Anita Steckel experimented liberally across mediums of pencil, oil, silkscreen, Xerox, assemblage sculpture and poetry to develop an ongoing critique of the sexism in Western art history and the prudishness of postwar American society. An unapologetic New Yorker, feminist and satirist, Steckel reflected on women’s experience of public space and modernity in the urban capital of the twentieth century. Her best-known works give form to scenes of unconscious pleasure and play, interweaving subliminal landscapes of desire with visible architectural realms.
Drawing upon popular culture, politics and her own biography, the artist developed her uniquely sardonic voice amongst the thriving downtown scene of the 1950s and 60s in close dialogue with fellow collagists such as Allen Ginsberg, Ray Johnson, Stan VanDerBeek and Sari Dienes. In Steckel’s controversial NY Skyline series, silkscreened city views are imaginatively overpainted with amorous limbs and erect penises, expressing a vivid interiority in which fluids spew from breasts, genitalia and skyscrapers. Outcries over Steckel’s work have spurred support from critics, curators and fellow artists who argued the shock value of her images in no way deterred from their artistic merit. In response to calls demanding the cancellation of her 1972 solo exhibition, The Feminist Art of Sexual Politics at Rockland Community College, on the grounds of obscenity, Steckel rallied a group of woman artists—Louise Bourgeois, Judith Bernstein, Martha Edelheit, Juanita McNeely, Joan Semmel and Hannah Wilke—to form the Fight Censorship Collective, aimed at protesting institutional double standards. A pioneering but long-overlooked figure, Steckel offers a critical insight into a site-specific feminism that resonates across generations.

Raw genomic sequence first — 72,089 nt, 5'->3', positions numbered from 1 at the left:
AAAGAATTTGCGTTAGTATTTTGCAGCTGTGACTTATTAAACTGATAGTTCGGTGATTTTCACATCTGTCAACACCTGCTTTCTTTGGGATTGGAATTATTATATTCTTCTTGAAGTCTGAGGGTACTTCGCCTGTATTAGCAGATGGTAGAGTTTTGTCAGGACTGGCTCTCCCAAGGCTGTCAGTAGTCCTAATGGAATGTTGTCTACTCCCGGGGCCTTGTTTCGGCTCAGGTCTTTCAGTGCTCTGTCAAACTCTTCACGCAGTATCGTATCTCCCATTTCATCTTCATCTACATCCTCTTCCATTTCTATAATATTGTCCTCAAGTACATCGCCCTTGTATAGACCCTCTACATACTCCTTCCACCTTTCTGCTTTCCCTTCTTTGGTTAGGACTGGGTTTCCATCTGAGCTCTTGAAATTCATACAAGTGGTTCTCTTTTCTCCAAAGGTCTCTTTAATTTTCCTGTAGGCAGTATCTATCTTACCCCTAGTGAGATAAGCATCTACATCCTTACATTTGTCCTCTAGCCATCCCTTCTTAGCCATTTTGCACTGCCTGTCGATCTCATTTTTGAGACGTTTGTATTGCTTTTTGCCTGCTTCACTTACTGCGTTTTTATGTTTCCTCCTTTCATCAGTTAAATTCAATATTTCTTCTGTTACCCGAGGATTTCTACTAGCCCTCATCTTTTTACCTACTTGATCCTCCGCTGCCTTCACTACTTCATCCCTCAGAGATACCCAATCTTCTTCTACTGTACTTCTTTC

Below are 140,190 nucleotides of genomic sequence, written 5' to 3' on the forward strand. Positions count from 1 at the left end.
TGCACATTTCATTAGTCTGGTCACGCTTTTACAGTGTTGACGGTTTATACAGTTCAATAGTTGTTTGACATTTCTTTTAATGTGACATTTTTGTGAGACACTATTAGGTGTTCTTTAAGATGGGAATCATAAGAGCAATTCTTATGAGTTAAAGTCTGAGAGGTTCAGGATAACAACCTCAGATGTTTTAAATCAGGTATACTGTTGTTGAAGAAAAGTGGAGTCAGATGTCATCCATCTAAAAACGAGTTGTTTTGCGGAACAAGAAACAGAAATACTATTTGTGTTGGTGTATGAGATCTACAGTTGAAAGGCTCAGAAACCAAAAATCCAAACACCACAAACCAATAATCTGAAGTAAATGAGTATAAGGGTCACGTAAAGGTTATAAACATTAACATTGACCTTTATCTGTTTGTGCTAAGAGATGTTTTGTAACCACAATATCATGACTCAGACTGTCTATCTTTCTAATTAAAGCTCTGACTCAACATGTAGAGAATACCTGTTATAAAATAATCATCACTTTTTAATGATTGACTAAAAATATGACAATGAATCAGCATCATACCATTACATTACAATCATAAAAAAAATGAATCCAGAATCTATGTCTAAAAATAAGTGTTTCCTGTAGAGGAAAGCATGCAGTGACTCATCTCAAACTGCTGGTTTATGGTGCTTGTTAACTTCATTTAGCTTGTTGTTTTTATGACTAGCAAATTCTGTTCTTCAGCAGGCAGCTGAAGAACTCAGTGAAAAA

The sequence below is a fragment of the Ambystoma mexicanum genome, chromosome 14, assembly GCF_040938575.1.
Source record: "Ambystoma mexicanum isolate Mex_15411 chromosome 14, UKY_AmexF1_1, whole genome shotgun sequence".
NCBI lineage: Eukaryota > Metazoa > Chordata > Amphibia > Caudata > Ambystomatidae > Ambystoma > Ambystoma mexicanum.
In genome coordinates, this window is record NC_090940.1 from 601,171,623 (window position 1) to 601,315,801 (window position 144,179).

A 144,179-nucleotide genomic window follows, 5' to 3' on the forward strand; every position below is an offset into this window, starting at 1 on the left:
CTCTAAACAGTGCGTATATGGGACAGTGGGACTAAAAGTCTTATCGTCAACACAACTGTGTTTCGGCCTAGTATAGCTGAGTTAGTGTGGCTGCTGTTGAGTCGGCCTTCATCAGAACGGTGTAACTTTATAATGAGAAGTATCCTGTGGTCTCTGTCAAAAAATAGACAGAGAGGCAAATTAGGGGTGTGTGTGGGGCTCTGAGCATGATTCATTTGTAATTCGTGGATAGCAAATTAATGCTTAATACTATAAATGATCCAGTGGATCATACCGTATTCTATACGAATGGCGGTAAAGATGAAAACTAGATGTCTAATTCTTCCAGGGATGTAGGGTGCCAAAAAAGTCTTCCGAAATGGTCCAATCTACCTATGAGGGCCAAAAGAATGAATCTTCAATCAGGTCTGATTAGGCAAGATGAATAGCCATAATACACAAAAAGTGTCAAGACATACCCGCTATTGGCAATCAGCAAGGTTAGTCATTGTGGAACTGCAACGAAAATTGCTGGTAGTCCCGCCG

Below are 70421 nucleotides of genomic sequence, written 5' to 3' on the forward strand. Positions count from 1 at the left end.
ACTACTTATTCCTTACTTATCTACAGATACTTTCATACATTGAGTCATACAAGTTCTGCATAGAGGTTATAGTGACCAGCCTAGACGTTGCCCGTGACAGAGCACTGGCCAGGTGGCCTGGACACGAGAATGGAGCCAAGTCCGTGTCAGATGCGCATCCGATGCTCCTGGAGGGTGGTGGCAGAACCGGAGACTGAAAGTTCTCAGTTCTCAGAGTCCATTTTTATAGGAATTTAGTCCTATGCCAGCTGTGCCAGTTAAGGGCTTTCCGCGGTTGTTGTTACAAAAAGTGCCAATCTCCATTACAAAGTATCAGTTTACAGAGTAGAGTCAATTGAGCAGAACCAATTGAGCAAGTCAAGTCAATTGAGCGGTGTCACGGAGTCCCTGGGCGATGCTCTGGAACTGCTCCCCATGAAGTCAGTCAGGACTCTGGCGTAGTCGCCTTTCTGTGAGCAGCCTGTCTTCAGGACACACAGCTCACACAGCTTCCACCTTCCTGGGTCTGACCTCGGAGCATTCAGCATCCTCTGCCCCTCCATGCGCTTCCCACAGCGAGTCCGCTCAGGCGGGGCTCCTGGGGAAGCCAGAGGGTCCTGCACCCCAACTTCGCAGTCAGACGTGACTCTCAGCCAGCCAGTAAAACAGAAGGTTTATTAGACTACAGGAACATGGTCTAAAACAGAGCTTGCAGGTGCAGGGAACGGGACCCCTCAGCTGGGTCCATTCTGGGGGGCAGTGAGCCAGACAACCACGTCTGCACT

Anita Steckel (b. 1930, New York; d. 2012) lived and worked in New York City. She studied at the Cooper Union and Alfred University and the Art Students League of New York, where she taught from 1984 until her death. Steckel has shown solo exhibitions at Stanford Art Gallery, Stanford, California (2022); Jacki Headley Art Gallery, California State University, Chico and Verge Center for the Arts, Sacramento (2018); The Suzanne Geiss Company, New York (2013); Westbeth Gallery, New York (2012); and Mitchell Algus Gallery, New York. Her work has been featured in the institutional survey exhibitions BOHEMIA: History of an Idea, 1950–2000, Kunsthalle Praha, Prague (2023); Maskulinitäten, Bonner Kunstverein, Germany (2019); Cock, Paper, Scissors, ONE National Gay & Lesbian Archives, Los Angeles (2016); Black Sheep Feminism: The Art of Sexual Politics, Dallas Contemporary (2016); and Identity Crisis: Authenticity, Attribution and Appropriation, The Heckscher Museum of Art, Huntington, NY (2011). She was the recipient of a Pollock-Krasner Foundation grant (2005), a National Endowment for the Arts grant (1983) and a MacDowell Fellowship (1966). Her work is in the permanent collections of the Brooklyn Museum, New York; Bryn Mawr College, Pennsylvania; Ulrich Museum of Art, Wichita, Kansas; Smith College Museum of Art, Northampton, Massachusetts; and the Verbund Collection, Vienna.